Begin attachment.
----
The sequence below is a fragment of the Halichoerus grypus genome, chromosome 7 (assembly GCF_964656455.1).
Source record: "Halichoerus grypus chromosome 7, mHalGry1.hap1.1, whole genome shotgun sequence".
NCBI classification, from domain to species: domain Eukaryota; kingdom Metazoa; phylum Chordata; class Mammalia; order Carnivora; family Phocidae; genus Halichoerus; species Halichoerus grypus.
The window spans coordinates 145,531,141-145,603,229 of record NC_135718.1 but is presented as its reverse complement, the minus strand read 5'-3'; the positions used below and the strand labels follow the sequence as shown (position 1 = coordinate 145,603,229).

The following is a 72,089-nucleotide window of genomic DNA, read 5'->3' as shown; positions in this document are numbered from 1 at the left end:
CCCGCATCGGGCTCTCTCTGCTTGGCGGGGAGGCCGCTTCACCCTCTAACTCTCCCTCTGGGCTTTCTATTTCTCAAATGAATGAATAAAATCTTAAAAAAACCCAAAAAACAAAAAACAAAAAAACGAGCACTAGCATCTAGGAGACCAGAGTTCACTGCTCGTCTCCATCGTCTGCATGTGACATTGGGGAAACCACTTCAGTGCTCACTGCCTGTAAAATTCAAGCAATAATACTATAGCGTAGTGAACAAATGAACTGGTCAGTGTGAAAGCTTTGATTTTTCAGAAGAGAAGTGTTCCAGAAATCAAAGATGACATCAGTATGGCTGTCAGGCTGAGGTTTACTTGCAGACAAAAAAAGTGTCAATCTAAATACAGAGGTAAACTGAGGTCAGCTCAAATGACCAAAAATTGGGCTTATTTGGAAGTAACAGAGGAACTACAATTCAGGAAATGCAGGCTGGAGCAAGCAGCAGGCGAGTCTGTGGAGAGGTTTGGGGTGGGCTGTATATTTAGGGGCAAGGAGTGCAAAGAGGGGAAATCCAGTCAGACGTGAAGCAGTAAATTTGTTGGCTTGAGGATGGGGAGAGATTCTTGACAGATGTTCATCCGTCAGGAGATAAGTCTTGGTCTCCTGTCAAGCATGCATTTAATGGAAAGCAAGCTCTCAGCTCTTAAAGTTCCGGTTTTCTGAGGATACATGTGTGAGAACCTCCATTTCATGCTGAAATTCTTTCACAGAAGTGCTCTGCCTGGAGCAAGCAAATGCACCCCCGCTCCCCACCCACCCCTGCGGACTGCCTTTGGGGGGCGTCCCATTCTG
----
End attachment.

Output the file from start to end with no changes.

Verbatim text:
The sequence below is a fragment of the Halichoerus grypus genome, chromosome 7 (assembly GCF_964656455.1).
Source record: "Halichoerus grypus chromosome 7, mHalGry1.hap1.1, whole genome shotgun sequence".
NCBI classification, from domain to species: domain Eukaryota; kingdom Metazoa; phylum Chordata; class Mammalia; order Carnivora; family Phocidae; genus Halichoerus; species Halichoerus grypus.
The window spans coordinates 145,531,141-145,603,229 of record NC_135718.1 but is presented as its reverse complement, the minus strand read 5'-3'; the positions used below and the strand labels follow the sequence as shown (position 1 = coordinate 145,603,229).

The following is a 72,089-nucleotide window of genomic DNA, read 5'->3' as shown; positions in this document are numbered from 1 at the left end:
CCCGCATCGGGCTCTCTCTGCTTGGCGGGGAGGCCGCTTCACCCTCTAACTCTCCCTCTGGGCTTTCTATTTCTCAAATGAATGAATAAAATCTTAAAAAAACCCAAAAAACAAAAAACAAAAAAACGAGCACTAGCATCTAGGAGACCAGAGTTCACTGCTCGTCTCCATCGTCTGCATGTGACATTGGGGAAACCACTTCAGTGCTCACTGCCTGTAAAATTCAAGCAATAATACTATAGCGTAGTGAACAAATGAACTGGTCAGTGTGAAAGCTTTGATTTTTCAGAAGAGAAGTGTTCCAGAAATCAAAGATGACATCAGTATGGCTGTCAGGCTGAGGTTTACTTGCAGACAAAAAAAGTGTCAATCTAAATACAGAGGTAAACTGAGGTCAGCTCAAATGACCAAAAATTGGGCTTATTTGGAAGTAACAGAGGAACTACAATTCAGGAAATGCAGGCTGGAGCAAGCAGCAGGCGAGTCTGTGGAGAGGTTTGGGGTGGGCTGTATATTTAGGGGCAAGGAGTGCAAAGAGGGGAAATCCAGTCAGACGTGAAGCAGTAAATTTGTTGGCTTGAGGATGGGGAGAGATTCTTGACAGATGTTCATCCGTCAGGAGATAAGTCTTGGTCTCCTGTCAAGCATGCATTTAATGGAAAGCAAGCTCTCAGCTCTTAAAGTTCCGGTTTTCTGAGGATACATGTGTGAGAACCTCCATTTCATGCTGAAATTCTTTCACAGAAGTGCTCTGCCTGGAGCAAGCAAATGCACCCCCGCTCCCCACCCACCCCTGCGGACTGCCTTTGGGGGGCGTCCCATTCTG